A sweet little game for sweet little folks. Credit: John Morgan / Flickr Creative Commons
A dip into history…for a low-tech creation that came out of the mind of Eleanor Abbott, who was stuck in the hospital in 1948 recovering from polio.
At the time, tens of thousands of people were being crippled by the disease every year, and the vaccine was still a few years away. So, Abbott sat in her hospital room in San Diego - frustrated, bored, and with nothing for entertainment but her imagination.
She saw kids all over the ward struggling with the same sort of boredom, and her solution for all that boredom was a game, which became a huge hit in the hospital.
It was unlike most of the other games of the era: it didn’t have a lot of moving parts like Monopoly, or require sophisticated language skills, like Scrabble. In other words, kids could play it by themselves, without adult help.
Abbott brought the idea to Milton Bradley, with illustrations of how it should look and operate - written on butcher paper. Executives at the game giant were interested, and they came up with this tagline: “a sweet little game for sweet little folks.”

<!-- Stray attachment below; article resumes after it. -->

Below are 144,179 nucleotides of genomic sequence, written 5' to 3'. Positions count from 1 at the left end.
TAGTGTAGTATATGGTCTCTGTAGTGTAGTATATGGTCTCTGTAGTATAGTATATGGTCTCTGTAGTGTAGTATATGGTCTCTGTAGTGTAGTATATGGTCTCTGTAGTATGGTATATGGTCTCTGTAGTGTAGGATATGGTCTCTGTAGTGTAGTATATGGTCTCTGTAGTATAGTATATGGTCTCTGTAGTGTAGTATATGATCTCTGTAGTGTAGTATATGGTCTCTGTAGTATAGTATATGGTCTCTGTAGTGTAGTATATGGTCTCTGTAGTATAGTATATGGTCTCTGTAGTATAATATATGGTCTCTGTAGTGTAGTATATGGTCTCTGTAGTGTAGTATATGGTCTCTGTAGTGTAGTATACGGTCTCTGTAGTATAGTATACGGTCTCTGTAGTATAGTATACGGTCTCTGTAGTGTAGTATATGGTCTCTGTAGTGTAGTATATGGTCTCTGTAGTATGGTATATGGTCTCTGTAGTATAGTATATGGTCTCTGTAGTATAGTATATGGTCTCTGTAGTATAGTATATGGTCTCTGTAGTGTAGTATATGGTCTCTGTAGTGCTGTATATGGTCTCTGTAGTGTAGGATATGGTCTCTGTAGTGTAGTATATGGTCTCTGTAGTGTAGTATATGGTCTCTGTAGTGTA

It makes sense:
What other games had a Peppermint Stick Forest?
Or a Gingerbread Plum tree?
Or Lollipop Woods?
Candy Land was an immediate hit, and has now sold more than 40 million copies. Eleanor Abbott had kids to thank; both those fighting polio who had tested the game, and those all around the world who had bought it.
So, despite the fact that she had the relatively modest savings of a teacher, she gave most of her Candy Land money away. She funneled it to schools, to allow them to buy supplies and give kids the tools to succeed.
A little bit of a saccharine ending, but, I mean, what else would you expect?